HHS Adjusts Rules for ‘Grandfathered’ Health Plans Under Reform Law
On Monday, HHS announced new changes to federal "grandfathering" rules for certain health plans under the federal health reform law, CQ HealthBeat reports (Adams, CQ HealthBeat, 11/15).
Under the initial rules, insurance plans being offered before the law was enacted would be exempt from certain mandates in the law, as long as they did not make significant changes to the plans' deductibles, copayments or benefits.
As a result, the plans would be exempt from the health reform law's limits on cost-sharing, as well as requirements to offer preventive care without copays or establish an appeals process for disputed claims (California Healthline, 9/30). Only self-funded plans, usually available at larger companies, would be permitted to switch insurance administrators without the risk of losing grandfathered status, CQ HealthBeat reports (CQ HealthBeat, 11/15).
Under the newly revised rules, HHS said employers that switch health insurance plans would be able to retain grandfathered status, but only if they do not make significant changes to enrollees' benefits or costs, the Wall Street Journal reports.
According to the Journal, the change could help Democrats keep their promise that employers could retain their existing health plans.
HHS also said that the earlier rules provided insurance companies an unfair advantage in negotiating renewal rates (Adamy, Wall Street Journal, 11/16).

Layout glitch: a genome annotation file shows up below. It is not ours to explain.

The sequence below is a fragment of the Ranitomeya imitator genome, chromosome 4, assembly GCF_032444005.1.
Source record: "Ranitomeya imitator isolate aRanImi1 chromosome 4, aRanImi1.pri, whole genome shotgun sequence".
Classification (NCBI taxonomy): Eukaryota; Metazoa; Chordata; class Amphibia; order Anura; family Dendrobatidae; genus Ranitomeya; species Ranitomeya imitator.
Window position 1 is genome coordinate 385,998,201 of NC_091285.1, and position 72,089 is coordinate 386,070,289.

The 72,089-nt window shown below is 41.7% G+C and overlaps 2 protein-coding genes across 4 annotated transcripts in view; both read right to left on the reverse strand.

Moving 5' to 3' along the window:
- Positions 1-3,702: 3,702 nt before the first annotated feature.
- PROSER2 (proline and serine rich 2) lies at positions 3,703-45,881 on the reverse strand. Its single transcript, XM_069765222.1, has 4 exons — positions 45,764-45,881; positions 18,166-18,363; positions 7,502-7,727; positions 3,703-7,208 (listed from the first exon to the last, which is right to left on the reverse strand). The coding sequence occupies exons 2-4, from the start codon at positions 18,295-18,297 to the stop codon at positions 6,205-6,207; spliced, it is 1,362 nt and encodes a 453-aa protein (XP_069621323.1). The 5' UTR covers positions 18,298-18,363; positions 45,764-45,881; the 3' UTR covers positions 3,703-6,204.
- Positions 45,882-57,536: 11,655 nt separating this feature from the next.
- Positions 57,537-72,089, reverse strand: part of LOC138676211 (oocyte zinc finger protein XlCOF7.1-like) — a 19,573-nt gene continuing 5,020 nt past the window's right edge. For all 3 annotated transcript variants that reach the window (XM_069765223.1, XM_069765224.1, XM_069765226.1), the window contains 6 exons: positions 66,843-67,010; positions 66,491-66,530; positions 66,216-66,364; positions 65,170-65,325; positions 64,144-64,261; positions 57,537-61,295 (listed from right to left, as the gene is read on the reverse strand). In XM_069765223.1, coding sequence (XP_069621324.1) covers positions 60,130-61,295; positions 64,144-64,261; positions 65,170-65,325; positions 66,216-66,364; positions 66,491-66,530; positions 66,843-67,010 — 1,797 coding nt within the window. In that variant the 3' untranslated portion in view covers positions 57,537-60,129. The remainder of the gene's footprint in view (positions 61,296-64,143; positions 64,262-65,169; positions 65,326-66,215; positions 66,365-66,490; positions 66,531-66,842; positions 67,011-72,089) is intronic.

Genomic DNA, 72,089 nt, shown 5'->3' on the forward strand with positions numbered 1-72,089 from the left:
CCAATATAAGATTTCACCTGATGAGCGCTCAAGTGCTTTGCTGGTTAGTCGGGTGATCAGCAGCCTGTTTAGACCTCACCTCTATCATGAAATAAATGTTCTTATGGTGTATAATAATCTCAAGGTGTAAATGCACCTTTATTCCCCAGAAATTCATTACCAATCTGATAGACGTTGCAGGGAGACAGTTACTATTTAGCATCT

Although business groups and insurers welcomed the revised rules, the effect of the changes likely will be diminished because many employers already have confirmed their benefits plans and provisions for the coming year, according to CQ HealthBeat.
In addition, some companies already might have relinquished their grandfathered status or concluded their open-enrollment periods.
Business group officials noted that even though the new changes might have come too late for some employers, it is important that companies be able to shop around in 2011 (CQ HealthBeat, 11/15).
According to the Journal, HHS has estimated that nearly 66% of small employer plans and 45% of large employer plans would give up their grandfathered status by 2013. Other independent surveys projected that as much as 85% of companies would relinquish their grandfathered status (Wall Street Journal, 11/16).This is part of the California Healthline Daily Edition, a summary of health policy coverage from major news organizations. Sign up for an email subscription.